Wheel the World has unveiled a new online travel marketplace to provide accessible travel to those living with disabilities.
Backed by Booking.com, the accessible travel start-up has created a one-stop-shop for travellers with disabilities offering accessible tours and experiences, including accommodations and transportation by partnering with curated local tour operators who are trained and certified Wheel the World team members.
Through an extensive research process, Wheel the World identifies necessary accessibility requirements and equipment and trains its operators to develop inclusive trips designed to accommodate those with disabilities.
From multi-day trips with outdoor activities, such as hiking, scuba diving and kayaking, to single day activities like ziplining in Costa Rica and handbiking across the Golden Gate Bridge in San Francisco or through Central Park in New York, the start-up currently offers more than 30 travel destinations through its platform, including accommodations, activities and transportation.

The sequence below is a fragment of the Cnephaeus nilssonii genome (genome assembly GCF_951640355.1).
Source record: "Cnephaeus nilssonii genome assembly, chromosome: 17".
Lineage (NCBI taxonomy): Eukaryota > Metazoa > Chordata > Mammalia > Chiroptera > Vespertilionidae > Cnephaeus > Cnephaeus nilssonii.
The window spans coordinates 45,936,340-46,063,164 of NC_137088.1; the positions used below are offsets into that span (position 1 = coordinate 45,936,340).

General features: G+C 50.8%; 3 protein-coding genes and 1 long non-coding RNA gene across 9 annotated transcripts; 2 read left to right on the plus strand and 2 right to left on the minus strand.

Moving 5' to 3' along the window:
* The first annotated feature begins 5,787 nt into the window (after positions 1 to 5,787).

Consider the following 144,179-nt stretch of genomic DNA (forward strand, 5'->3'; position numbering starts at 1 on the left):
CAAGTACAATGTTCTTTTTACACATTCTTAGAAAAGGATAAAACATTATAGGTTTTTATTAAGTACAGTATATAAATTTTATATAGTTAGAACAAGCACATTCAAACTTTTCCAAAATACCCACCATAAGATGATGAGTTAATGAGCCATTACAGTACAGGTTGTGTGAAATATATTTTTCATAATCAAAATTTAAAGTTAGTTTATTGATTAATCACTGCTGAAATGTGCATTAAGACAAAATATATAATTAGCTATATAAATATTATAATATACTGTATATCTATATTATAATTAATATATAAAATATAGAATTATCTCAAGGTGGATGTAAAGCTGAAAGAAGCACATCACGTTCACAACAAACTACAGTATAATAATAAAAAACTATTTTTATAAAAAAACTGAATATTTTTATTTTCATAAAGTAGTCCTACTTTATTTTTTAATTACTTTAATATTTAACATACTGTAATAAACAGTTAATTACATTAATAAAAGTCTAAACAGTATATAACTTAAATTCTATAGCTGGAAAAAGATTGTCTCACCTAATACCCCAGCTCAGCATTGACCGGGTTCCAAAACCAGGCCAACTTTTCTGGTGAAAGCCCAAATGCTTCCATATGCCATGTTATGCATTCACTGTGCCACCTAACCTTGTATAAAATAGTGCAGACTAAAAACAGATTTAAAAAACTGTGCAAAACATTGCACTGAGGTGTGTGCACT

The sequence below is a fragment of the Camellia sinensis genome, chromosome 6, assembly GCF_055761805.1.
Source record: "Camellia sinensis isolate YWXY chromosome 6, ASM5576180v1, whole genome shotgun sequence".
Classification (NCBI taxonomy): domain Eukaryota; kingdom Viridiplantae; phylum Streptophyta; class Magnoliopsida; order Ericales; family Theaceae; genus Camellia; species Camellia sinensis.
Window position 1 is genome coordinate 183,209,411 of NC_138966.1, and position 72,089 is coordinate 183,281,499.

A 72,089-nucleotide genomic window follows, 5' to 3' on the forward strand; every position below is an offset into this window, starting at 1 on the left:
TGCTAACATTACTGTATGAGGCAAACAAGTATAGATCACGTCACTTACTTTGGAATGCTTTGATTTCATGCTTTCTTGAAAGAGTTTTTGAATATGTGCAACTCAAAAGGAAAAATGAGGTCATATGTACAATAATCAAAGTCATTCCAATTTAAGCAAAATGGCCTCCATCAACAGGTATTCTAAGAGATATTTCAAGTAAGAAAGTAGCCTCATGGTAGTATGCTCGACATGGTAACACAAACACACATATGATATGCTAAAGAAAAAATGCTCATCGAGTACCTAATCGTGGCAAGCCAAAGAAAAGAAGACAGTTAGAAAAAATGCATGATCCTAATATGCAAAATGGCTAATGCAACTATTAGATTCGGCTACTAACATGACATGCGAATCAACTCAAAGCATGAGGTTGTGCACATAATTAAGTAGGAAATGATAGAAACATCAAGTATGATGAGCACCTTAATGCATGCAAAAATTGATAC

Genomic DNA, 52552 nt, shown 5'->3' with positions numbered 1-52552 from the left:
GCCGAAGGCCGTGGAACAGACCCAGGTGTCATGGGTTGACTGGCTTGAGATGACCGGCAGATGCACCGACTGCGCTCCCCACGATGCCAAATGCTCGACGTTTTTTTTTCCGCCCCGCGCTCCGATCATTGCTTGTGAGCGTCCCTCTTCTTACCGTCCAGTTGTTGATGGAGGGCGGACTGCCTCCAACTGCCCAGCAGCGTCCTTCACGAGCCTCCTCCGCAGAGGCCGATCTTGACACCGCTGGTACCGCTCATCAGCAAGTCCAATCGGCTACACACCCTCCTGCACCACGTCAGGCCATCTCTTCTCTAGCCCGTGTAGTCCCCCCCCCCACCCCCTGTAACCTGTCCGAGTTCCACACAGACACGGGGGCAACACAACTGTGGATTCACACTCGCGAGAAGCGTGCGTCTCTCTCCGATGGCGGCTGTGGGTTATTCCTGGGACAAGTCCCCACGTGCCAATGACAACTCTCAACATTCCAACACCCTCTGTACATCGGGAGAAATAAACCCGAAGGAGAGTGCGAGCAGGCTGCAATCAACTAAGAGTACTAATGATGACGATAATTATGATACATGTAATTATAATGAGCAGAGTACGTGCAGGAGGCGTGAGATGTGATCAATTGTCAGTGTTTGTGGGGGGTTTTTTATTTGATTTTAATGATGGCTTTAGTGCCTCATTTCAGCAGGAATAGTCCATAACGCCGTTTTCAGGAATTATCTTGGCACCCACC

Destinations include Patagonia, Maui, Easter Island, Machu Picchu, Santiago, Mexico, and Costa Rica, with plans to have 150 destinations and tour packages by the end of 2020.
The idea for Wheel the World came from the personal journey of two best friends, determined to see the world together. Co-founders Álvaro Silberstein and Camilo Navarro, both from Chile, embarked on the challenge of completing the W Circuit in Patagonia, with Silberstein, a quadriplegic, in a hiking wheelchair.
“We truly believe adventure is for all and that’s why we are committed to creating inclusive tourism and eliminate the barriers that keep people from travelling,” said Álvaro.
“While people might not think they have the opportunity to travel like this, we believe we can help everyone enjoy our amazing world without limits.
“We started promoting trips to isolated places like our original trip to Patagonia. However, we realised that people with disabilities still struggle to find even more traditional travel experiences that are designed to be accessible. So, we expanded to all types of travel including cultural, leisure, vacation and city explorations.”
Last year, Silberstein became the first quadriplegic to traverse an 11-kilometre section of the Inka trail. You can read more about that here.